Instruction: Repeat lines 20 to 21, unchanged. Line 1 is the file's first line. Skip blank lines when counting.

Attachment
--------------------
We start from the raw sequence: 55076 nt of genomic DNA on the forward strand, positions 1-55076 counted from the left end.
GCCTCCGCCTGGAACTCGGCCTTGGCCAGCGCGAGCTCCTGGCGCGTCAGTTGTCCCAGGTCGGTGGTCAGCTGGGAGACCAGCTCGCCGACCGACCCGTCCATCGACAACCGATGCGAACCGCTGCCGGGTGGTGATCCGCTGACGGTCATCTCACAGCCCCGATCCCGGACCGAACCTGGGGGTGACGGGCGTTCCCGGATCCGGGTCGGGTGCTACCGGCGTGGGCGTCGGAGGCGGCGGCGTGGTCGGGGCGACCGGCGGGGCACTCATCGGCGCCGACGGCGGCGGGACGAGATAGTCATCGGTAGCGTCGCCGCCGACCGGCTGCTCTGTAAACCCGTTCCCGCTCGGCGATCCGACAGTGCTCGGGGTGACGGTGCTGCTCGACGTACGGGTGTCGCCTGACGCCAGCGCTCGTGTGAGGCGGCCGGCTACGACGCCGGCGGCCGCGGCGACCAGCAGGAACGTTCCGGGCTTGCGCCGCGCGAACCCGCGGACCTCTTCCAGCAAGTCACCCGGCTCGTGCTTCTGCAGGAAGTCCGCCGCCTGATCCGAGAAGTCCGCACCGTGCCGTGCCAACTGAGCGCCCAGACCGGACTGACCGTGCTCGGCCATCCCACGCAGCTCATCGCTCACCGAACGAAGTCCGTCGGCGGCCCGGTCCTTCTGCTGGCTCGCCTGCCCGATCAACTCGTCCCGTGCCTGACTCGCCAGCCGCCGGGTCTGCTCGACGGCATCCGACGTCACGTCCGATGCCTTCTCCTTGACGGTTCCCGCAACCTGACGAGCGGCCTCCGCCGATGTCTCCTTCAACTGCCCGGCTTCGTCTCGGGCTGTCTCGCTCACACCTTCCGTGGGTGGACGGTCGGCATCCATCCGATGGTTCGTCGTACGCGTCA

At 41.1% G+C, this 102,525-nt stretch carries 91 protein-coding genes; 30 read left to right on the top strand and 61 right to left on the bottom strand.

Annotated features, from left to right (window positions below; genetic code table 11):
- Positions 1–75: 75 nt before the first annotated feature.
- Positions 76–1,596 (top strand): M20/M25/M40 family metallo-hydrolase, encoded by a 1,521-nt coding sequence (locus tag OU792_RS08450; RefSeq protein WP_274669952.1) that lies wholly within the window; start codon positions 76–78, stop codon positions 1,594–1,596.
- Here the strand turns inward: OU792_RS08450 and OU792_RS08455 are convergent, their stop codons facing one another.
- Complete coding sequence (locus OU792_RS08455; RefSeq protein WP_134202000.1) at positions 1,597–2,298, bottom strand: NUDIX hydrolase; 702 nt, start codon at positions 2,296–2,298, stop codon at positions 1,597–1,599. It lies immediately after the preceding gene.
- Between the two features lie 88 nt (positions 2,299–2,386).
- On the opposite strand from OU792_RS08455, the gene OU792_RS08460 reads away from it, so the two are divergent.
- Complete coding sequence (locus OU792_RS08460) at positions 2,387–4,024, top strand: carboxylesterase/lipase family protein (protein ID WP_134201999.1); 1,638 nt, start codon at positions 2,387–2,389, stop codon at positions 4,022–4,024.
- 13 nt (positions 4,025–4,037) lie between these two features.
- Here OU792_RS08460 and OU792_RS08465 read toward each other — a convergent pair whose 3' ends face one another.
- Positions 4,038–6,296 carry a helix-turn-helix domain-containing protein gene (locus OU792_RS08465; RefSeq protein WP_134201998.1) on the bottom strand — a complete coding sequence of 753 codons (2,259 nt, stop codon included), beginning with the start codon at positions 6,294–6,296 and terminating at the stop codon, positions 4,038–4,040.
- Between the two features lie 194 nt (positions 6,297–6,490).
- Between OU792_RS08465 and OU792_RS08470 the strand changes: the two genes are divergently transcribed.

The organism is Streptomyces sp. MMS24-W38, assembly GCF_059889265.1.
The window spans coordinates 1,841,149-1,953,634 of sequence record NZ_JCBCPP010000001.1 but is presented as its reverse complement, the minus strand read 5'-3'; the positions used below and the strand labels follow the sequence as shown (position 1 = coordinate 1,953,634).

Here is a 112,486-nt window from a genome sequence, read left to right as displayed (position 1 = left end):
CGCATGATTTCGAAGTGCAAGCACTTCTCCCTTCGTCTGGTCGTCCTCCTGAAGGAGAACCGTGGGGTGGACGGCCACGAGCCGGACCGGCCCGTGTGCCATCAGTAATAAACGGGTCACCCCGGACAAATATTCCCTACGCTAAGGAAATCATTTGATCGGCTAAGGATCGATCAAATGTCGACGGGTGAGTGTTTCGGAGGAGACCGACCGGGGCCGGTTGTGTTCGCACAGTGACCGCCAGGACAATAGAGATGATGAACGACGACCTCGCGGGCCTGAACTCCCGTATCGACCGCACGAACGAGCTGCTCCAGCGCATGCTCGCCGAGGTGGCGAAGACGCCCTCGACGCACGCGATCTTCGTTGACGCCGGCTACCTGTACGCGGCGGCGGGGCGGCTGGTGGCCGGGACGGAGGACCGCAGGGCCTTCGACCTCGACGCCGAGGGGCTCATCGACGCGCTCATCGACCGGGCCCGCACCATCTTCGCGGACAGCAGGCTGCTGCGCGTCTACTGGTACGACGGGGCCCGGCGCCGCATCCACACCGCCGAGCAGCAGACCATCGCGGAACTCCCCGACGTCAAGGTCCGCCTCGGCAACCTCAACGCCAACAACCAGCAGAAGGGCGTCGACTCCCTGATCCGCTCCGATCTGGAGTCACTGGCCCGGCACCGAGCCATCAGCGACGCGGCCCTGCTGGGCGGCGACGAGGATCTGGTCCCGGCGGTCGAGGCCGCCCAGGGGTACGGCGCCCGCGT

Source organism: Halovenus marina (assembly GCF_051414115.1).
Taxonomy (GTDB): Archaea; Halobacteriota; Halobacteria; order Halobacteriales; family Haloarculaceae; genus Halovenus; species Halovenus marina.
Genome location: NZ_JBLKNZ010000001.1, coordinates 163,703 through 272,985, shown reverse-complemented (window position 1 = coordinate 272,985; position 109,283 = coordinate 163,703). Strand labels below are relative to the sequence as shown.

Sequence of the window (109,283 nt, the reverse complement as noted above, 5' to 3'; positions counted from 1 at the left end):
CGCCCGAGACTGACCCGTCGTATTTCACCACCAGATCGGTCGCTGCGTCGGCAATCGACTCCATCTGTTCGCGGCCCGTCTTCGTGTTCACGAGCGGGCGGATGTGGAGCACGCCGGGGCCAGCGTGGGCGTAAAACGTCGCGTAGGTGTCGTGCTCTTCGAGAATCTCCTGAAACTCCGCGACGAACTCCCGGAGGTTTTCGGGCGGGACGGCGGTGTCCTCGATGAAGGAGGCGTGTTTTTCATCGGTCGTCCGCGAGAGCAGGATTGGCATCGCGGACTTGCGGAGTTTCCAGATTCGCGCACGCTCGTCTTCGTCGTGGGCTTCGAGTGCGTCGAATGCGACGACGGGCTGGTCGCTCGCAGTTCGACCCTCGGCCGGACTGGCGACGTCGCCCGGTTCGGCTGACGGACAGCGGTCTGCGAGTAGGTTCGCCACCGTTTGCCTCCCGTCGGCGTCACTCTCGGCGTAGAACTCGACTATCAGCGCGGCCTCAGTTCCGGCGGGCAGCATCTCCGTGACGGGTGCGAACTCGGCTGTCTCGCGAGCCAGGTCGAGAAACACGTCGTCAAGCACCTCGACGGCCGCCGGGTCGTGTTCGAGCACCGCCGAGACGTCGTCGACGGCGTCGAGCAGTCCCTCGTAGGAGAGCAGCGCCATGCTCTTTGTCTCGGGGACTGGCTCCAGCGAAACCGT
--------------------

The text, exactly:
CGCATGATTTCGAAGTGCAAGCACTTCTCCCTTCGTCTGGTCGTCCTCCTGAAGGAGAACCGTGGGGTGGACGGCCACGAGCCGGACCGGCCCGTGTGCCATCAGTAATAAACGGGTCACCCCGGACAAATATTCCCTACGCTAAGGAAATCATTTGATCGGCTAAGGATCGATCAAATGTCGACGGGTGAGTGTTTCGGAGGAGACCGACCGGGGCCGGTTGTGTTCGCACAGTGACCGCCAGGACAATAGAGATGATGAACGACGACCTCGCGGGCCTGAACTCCCGTATCGACCGCACGAACGAGCTGCTCCAGCGCATGCTCGCCGAGGTGGCGAAGACGCCCTCGACGCACGCGATCTTCGTTGACGCCGGCTACCTGTACGCGGCGGCGGGGCGGCTGGTGGCCGGGACGGAGGACCGCAGGGCCTTCGACCTCGACGCCGAGGGGCTCATCGACGCGCTCATCGACCGGGCCCGCACCATCTTCGCGGACAGCAGGCTGCTGCGCGTCTACTGGTACGACGGGGCCCGGCGCCGCATCCACACCGCCGAGCAGCAGACCATCGCGGAACTCCCCGACGTCAAGGTCCGCCTCGGCAACCTCAACGCCAACAACCAGCAGAAGGGCGTCGACTCCCTGATCCGCTCCGATCTGGAGTCACTGGCCCGGCACCGAGCCATCAGCGACGCGGCCCTGCTGGGCGGCGACGAGGATCTGGTCCCGGCGGTCGAGGCCGCCCAGGGGTACGGCGCCCGCGT

Source organism: Halovenus marina (assembly GCF_051414115.1).